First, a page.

2020 Women's Tour Down Under route  guide

All signs point to a close GC battle with a balanced parcours

Words: James Raison
Images: Santos Tour Down Under @cauldphoto

The course for 2020 should produce very close racing with the mainstay Menglers Hill Summit finish removed. That’s often where some of the biggest time gaps are made. GC could go to a sprinter or puncheur, with little for the pure climbers to separate themselves. It’s entirely possible that the final sprint on Stage 4 decides the winner.

Before the route guide I’ve got some general thoughts on the WTDU:

  • It’s more accessible to fans than the Men’s Tour Down Under (MTDU) because of its lower profile. The riders are absolutely lovely and are always keen to mix with the crowd. There’s fewer barriers, smaller crowds, and a very friendly vibe at the start and finish lines. It’s a genuine pleasure to be around.

  • There’s no announcement on TV broadcasting and little reason to expect 2020 as the year the WTDU hits the small screen. As in 2019 that’s a damn shame. The organisers have done well sending the race through towns multiple times. It gives more reason to go and watch the race, particularly the stage finishes. There will be a mega crowd in the CBD on stage 4. So get along and cheer!

  • Keep an eye out on post-WTDU festivities where some of the pros come out. Last year the Trek Segafredo team raced at Attaquer Hot Laps, and a couple of pros contested the Port Adelaide Cycle Club Roller Derby. It was awesome. Quite a few riders stick around after WTDU to train.



16 JAN

The Women’s World Tour rolls in anger from Hahndorf; one of South Australia’s tourism hotspots. There’s some race neutral kilometers around the town before rolling out and down to Echunga. WTDU organisers love an undulating course to kick off the hostilities and this stage looks like it’ll be run very rapidly, especially with a sprint point after only 8 km. A breakaway likely won’t be allowed to form before that first trip through Echunga.

WTDU Stage 1.PNG

The route then veers towards Macclesfield where it’ll make its first trip through the start/finish line the head West towards Meadows. Once through Meadows there’s a 30 km loop through a KOM point at Kuitpo before running through Meadows again. The race then starts the first of two loops that again take in Echunga, Macclesfield, and Meadows before the final downhill sprint into Macclesfield.

For the spectators: The stage takes place fairly far from the city but the loops mean there’s some good spectating to be done with 3 trips through Meadows, Echunga, and Macclesfield. Those who make the trip for the finish line will be treated to seeing the riders a good number of times, and enjoy the post-race fun.



A painful looking profile that’s going to be tough from the gun. The start town of Murray Bridge have thrown a lot behind the 2020 Tour Down Under with an MTDU finish and WTDU start.

The race leaves Murray Bridge for the dead chipseal of the Old Princes Highway. It’s an open, hot, and windy part of the world in January so the stretch through Monaro, to the Kanmantoo sprint point, and into Nairne will be tough.

WTDU Stage 2.PNG

It’ll be a fast drop down Junction Road to Balhannah and then onto Onkaparinga Valley road to Mt Torrens. The finishing town of Birdwood will host the second sprint point before a pitchy lap through Gumeracha, Kersbrook, and a KOM point on Christmas Tree Ridge with roughly 10 km to go. Those final kms will sap the strength for a likely bunch sprint to the end in Birdwood.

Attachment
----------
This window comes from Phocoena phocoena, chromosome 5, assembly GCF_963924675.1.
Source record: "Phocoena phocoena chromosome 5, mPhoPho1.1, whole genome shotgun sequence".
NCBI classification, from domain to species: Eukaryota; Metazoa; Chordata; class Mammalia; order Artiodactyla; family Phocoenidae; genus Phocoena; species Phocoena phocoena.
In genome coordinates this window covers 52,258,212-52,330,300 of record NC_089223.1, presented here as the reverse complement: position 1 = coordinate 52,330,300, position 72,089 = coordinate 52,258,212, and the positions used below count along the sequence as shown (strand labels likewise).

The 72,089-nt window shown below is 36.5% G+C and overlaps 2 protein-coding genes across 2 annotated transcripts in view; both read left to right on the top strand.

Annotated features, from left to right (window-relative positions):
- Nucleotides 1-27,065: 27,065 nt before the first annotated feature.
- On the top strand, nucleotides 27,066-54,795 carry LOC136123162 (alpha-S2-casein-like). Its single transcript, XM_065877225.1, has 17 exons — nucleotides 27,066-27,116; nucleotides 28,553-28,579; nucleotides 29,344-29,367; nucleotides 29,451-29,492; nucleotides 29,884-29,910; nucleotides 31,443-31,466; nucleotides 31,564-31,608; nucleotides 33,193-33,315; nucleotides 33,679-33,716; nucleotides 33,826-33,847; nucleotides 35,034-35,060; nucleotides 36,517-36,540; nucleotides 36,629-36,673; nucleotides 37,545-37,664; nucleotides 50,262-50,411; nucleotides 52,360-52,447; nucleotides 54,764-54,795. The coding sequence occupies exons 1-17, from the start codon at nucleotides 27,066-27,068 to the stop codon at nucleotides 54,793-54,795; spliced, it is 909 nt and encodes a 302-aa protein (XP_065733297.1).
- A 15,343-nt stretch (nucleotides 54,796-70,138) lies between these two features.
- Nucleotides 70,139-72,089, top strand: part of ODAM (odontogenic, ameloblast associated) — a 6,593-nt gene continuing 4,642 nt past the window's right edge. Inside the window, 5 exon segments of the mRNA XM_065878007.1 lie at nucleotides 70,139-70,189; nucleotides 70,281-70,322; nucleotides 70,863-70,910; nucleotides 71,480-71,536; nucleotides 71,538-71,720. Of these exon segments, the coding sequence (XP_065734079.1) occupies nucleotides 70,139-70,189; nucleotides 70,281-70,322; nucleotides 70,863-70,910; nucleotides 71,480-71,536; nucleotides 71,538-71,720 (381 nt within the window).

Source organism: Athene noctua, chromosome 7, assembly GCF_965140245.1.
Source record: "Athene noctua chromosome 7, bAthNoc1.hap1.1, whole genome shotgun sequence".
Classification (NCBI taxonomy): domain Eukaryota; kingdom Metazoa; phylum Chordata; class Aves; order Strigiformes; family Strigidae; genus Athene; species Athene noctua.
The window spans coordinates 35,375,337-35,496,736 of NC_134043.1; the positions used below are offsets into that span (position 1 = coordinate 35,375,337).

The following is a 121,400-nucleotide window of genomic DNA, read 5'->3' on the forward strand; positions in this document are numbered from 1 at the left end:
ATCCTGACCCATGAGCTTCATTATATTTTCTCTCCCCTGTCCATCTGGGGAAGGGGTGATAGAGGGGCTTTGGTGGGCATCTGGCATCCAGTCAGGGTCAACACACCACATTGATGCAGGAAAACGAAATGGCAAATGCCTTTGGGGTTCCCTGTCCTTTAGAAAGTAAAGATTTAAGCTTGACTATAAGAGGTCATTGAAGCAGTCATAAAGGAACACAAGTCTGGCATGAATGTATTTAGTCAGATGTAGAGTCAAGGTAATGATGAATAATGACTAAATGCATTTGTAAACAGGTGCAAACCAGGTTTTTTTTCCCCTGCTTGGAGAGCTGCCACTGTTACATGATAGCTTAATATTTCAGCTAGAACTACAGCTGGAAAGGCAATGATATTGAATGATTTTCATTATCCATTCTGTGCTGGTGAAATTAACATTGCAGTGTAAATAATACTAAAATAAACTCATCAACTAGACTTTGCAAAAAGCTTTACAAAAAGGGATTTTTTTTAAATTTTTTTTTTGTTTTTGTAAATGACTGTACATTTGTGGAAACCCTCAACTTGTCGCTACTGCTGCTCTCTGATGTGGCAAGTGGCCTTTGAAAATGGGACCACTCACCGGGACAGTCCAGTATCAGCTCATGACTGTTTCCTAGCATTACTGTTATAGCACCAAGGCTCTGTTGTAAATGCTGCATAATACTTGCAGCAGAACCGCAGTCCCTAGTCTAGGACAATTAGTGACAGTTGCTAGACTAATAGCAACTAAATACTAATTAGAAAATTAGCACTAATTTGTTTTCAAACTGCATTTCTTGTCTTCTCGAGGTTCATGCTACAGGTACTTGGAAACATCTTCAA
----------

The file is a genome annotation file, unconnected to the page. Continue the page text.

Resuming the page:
For the spectators: Birdwood is the place to be. It’s not too far from the city and will see both a sprint point and stage finish. It’s quite accessible up Gorge Road for those on bikes.



Stage 3 for the WTDU sees the women using the same finishing climb as the MTDU, but a more beautiful run in. It’s going to be a war of attrition with climbers, puncheurs, and sprinters all capable of taking the win.

WTDU Stage 3.PNG

Nairne will host the stage start, with fresh tyre tracks left from stage 2 running through the town, before seeing the race off towards Lobethal and the first sprint points. Leaving Lobethal, the course runs through Charleston and back along Onkaparinga Valley Road through all of the towns we saw on stage 2 and the stage 1 start town of Hahndorf. The peloton then heads South towards Echunga before turning North and heading to Mylor.

The next 44 km will likely be the most beautiful and exciting of the race. Aldgate Valley Road returns in 2020, a favourite with local cyclists for its beauty and seclusion. It’s the first stretch of the 3 laps that run uphill to Aldgate and through Stirling before bombing down the rapid descent through Heathfield and back to Mylor.

Lap 2 sees KOM points awarded on Avenue Road after Stirling, guaranteeing a very fast bunch starting the final lap. The several kilometer drag to the line is a war of position and attrition as the teams will try and dislodge any sprinters they can. Its final kick is uphill, guaranteeing a fantastic finish.

For the spectators: A cracker stage that finishes close to the city. Stirling is about 20 km from the CBD and easily reach by bike via the Old Freeway bike path.



This one is easy to explain: a city crit with 5 left and one right turn. Smart money would be on some road rash by stage end. As mentioned above, it’s unlikely to be a procession because the GC will still be contested.

For the spectators: This is going to be quite an event with the final WTDU and pre-MTDU criterium back-to-back in the heart of Adelaide, right next to the Tour Down Under Village. Thankfully it’s been returned to the evening timeslot after the earlier start in 2019 led to low attendance and confusion about when to show up. Get there and cheer loud!